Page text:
Critical Insights Into the Domain Industry - Part 3

Critical Insights Into the Domain Industry - Part 3

I remember speaking at TRAFFIC Vegas 2008 and I put up the below graph on the projector. I indicated that the industry was in a mini-bubble with domains at hugely inflated prices. I had a large number of people come to me after my session and tell me that I was nuts. Was I wrong?

I believed that we were at point A in the chart and the mini-bubble was in full swing. So why did I stand up and pour call water over the partying atmosphere? To understand what I was seeing we need to understand the industry at that time. This is the state of the industry back in 2008:

  1. Market valuation were being underpinned by a few select domainers – no market depth.
  2. Domain investors were massively reinvesting their parking revenues
  3. Debt has entered the market.
  4. Flurry of new small investors hoping they weren’t too late.
  5. Lack of domain liquidity

Escrow.com

Anyone of these factors alone would inflate prices but combined, they created a massive bubble. Domains with little to no value went for crazy prices and traffic domains sold for insane multiples. The euphoria was like a contagion that was eating away at the heart of the industry as it danced to some strange beat. More and more people wanted to join the celebration as if there would be no end.

I’ll never forget seeing a domain magazine enter the market (remember we are niche) and then a second magazine appeared! This is when I personally sold the vast majority of my own domain portfolio….the writing was on the wall. I was out! I took the money, spent 6 months traveling, got my pilot’s license and paid for the kid’s school fees. Life was very good.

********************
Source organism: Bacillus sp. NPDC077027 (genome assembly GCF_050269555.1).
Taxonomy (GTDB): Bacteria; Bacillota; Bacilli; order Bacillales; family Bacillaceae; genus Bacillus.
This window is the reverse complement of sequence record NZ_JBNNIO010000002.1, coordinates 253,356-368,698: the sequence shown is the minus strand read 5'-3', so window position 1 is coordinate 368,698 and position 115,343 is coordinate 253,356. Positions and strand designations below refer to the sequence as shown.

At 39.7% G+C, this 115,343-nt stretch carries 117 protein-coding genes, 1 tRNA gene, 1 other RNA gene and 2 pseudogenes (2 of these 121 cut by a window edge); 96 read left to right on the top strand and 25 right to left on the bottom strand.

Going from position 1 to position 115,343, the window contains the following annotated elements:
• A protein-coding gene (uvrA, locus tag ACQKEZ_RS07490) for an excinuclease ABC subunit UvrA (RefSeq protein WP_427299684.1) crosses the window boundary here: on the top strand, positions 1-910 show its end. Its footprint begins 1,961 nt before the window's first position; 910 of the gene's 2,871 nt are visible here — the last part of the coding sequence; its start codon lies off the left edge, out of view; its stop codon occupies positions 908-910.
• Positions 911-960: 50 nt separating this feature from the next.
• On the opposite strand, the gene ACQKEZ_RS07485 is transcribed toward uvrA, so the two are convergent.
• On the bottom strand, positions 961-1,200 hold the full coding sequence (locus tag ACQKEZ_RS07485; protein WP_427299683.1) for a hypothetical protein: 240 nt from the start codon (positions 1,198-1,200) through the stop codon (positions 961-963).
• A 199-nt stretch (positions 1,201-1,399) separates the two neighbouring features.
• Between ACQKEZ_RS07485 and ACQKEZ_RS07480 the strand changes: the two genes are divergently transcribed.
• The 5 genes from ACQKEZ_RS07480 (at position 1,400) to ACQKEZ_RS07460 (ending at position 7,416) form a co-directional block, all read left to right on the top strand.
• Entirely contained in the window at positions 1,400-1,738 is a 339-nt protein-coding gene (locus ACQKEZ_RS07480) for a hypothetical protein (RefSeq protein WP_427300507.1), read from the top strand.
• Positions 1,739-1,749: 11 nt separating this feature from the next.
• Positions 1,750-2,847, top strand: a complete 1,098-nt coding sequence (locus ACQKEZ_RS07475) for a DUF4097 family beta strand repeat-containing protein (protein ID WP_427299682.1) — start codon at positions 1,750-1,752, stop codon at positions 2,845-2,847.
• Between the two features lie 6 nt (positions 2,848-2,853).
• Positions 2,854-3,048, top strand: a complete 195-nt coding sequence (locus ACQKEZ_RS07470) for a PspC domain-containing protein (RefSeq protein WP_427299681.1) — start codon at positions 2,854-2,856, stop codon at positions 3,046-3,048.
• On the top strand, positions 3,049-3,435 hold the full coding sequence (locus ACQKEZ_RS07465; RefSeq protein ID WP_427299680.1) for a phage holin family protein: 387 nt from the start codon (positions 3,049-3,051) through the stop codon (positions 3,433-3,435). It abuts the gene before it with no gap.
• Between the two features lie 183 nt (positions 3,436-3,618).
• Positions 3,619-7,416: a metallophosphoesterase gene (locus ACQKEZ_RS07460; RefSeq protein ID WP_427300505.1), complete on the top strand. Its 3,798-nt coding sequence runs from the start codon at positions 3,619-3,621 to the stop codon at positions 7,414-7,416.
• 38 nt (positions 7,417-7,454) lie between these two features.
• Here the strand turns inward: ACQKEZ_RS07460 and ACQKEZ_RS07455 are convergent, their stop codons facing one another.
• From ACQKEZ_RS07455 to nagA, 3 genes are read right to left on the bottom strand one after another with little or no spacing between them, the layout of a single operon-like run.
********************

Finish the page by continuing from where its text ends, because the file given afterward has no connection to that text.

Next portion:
Since that time there’s been a lot of blood in the water as domain investors that had raised debt/equity capital discovered they were in a new world - point B. The Global Financial Crisis (GFC) was the icing on the cake and Google, correctly put the squeeze on payouts….don’t forget they have shareholders in a turbulent financial market.

When seeing the GFC storm first hit I read a domain blog suggesting that it was great to be in the domain industry and not be subject to the financial winds. I immediately wrote an article saying that if you believed the writer then you were living in a fool’s paradise.

Let’s think about the GFC and the factors above. Market makers left as they battened down the hatches of their own financial situations, parking revenues declined courtesy of Google, debt financing dried up and new investors vanished. I’ll deal with the final factor in my next article…so let’s hang onto that one.

During this time I know of quite a number of companies that have either had to tell investors that their ROI will now be over a much longer time frame and some even had to liquidate assets to crystalise losses. Many of those individuals that raised debt have found themselves selling their house or have gone into bankruptcy. This is a sorry tale but one that has been a nightmare reality for some.

It has been really difficult for these individuals as they were like shooting stars that shot across the sky in a blaze of glory just to burn up. Most are no longer in the industry, some stole from other domainers, others suffered massive personal problems as the financial pressures came to bear and quite a number ended up with serious health problems due to stress.

I remember calling up one such person to see what I could do to help them out. They sounded like a shadow of their former self. My advice to anyone that has gone through financial hardship is to get help sooner rather than later. For the rest of us that have survived those years….we need to thank God that we’re still here!

I say to my kids that the cheapest way to education is to learn from other people's mistakes. Our industry needs to learn from those turbulent times and learn both the good and the bad from those people that blazed across the sky. We also need to learn from those people that are still around and remember those times....there are still quite a number around.